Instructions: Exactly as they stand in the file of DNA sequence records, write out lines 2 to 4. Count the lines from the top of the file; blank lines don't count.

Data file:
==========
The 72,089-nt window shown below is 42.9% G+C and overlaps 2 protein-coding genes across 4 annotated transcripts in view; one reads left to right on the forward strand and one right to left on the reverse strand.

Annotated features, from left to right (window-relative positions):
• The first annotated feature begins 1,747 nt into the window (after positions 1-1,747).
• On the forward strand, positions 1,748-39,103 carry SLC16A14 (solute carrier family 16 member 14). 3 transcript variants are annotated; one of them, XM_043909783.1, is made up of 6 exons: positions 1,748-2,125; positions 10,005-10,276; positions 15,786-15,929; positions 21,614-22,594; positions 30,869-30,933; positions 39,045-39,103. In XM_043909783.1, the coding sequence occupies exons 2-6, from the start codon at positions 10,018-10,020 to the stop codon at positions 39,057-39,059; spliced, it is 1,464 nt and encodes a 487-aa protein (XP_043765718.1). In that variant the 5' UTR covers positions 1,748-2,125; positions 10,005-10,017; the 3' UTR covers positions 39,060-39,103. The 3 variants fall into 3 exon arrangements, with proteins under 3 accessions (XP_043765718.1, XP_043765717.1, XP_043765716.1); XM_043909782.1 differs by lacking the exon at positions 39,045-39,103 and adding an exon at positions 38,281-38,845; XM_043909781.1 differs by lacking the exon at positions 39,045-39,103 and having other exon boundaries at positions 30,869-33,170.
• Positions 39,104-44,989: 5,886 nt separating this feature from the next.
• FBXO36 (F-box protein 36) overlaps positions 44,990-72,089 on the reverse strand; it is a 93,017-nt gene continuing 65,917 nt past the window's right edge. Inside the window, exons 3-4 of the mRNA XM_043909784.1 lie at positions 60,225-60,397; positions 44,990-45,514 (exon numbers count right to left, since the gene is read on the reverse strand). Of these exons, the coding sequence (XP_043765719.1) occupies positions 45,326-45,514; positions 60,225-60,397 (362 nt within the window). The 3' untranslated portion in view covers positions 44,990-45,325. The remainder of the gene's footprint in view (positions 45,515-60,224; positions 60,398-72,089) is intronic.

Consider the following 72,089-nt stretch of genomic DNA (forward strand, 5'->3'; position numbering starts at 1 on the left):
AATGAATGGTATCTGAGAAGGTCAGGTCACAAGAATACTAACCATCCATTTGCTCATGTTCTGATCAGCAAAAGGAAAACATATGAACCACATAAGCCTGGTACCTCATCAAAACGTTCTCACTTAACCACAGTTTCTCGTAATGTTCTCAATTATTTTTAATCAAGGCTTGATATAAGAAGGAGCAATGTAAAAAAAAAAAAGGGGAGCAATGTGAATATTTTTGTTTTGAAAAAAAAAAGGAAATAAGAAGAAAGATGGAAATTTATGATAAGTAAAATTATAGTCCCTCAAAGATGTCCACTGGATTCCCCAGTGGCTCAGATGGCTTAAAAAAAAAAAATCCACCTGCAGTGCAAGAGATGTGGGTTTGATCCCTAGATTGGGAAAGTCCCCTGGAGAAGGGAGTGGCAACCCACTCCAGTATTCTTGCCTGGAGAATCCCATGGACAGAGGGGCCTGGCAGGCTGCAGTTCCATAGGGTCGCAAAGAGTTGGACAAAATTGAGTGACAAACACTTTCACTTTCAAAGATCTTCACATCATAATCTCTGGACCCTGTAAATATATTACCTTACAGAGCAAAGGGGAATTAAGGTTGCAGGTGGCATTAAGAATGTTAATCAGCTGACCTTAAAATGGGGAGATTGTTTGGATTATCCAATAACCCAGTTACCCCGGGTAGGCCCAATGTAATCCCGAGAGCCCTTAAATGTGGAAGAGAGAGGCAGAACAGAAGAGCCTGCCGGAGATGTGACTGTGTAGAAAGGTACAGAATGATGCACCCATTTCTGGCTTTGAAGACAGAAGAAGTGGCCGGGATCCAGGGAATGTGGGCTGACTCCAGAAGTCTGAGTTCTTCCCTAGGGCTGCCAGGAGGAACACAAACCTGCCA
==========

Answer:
Annotated features, from left to right (window-relative positions):
• The first annotated feature begins 1,747 nt into the window (after positions 1-1,747).
• On the forward strand, positions 1,748-39,103 carry SLC16A14 (solute carrier family 16 member 14). 3 transcript variants are annotated; one of them, XM_043909783.1, is made up of 6 exons: positions 1,748-2,125; positions 10,005-10,276; positions 15,786-15,929; positions 21,614-22,594; positions 30,869-30,933; positions 39,045-39,103. In XM_043909783.1, the coding sequence occupies exons 2-6, from the start codon at positions 10,018-10,020 to the stop codon at positions 39,057-39,059; spliced, it is 1,464 nt and encodes a 487-aa protein (XP_043765718.1). In that variant the 5' UTR covers positions 1,748-2,125; positions 10,005-10,017; the 3' UTR covers positions 39,060-39,103. The 3 variants fall into 3 exon arrangements, with proteins under 3 accessions (XP_043765718.1, XP_043765717.1, XP_043765716.1); XM_043909782.1 differs by lacking the exon at positions 39,045-39,103 and adding an exon at positions 38,281-38,845; XM_043909781.1 differs by lacking the exon at positions 39,045-39,103 and having other exon boundaries at positions 30,869-33,170.